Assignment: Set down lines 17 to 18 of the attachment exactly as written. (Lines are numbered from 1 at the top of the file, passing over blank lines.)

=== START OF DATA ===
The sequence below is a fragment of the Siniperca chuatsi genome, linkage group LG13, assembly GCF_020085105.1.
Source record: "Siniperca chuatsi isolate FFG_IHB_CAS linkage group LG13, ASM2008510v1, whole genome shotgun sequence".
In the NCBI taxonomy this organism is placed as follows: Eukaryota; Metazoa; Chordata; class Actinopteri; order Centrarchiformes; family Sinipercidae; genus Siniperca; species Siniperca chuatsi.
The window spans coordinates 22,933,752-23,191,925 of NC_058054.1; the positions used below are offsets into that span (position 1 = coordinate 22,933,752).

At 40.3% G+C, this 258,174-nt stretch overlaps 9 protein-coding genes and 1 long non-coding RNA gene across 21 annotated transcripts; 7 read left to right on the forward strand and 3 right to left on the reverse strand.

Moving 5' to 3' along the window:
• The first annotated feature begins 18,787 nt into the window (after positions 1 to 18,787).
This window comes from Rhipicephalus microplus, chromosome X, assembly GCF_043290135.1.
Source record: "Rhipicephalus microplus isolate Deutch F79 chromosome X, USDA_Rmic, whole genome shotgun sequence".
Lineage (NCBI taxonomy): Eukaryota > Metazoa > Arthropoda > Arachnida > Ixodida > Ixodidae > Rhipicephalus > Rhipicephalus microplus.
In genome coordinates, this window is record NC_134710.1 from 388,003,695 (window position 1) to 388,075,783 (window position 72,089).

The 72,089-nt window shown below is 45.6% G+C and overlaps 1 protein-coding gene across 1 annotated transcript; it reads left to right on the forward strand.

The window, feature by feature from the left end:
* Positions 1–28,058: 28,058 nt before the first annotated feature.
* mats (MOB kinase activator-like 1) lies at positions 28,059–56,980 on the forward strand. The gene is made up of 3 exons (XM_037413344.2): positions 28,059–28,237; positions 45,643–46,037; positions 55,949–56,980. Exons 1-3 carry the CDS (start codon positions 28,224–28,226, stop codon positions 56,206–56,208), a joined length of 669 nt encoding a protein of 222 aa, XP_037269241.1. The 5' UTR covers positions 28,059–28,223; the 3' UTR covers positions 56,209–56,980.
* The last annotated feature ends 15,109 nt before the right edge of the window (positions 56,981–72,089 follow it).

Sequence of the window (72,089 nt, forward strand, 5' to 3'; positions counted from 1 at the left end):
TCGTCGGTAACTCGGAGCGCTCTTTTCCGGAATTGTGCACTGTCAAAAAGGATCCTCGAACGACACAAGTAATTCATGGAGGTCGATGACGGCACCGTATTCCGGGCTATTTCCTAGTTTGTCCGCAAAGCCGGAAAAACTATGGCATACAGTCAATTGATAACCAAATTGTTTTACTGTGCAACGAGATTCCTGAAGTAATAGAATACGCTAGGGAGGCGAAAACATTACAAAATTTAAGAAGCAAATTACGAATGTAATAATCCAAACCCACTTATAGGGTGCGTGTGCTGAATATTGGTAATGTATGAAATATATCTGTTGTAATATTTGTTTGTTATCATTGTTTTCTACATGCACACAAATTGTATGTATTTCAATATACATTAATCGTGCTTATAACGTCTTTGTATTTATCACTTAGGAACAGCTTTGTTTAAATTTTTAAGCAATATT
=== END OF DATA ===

Sequence of the window (72,089 nt, forward strand, 5' to 3'; positions counted from 1 at the left end):
TCGTCGGTAACTCGGAGCGCTCTTTTCCGGAATTGTGCACTGTCAAAAAGGATCCTCGAACGACACAAGTAATTCATGGAGGTCGATGACGGCACCGTATTCCGGGCTATTTCCTAGTTTGTCCGCAAAGCCGGAAAAACTATGGCATACAGTCAATTGATAACCAAATTGTTTTACTGTGCAACGAGATTCCTGAAGTAATAGAATACGCTAGGGAGGCGAAAACATTACAAAATTTAAGAAGCAAATTACGAATGTAATAATCCAAACCCACTTATAGGGTGCGTGTGCTGAATATTGGTAATGTATGAAATATATCTGTTGTAATATTTGTTTGTTATCATTGTTTTCTACATGCACACAAATTGTATGTATTTCAATATACATTAATCGTGCTTATAACGTCTTTGTATTTATCACTTAGGAACAGCTTTGTTTAAATTTTTAAGCAATATT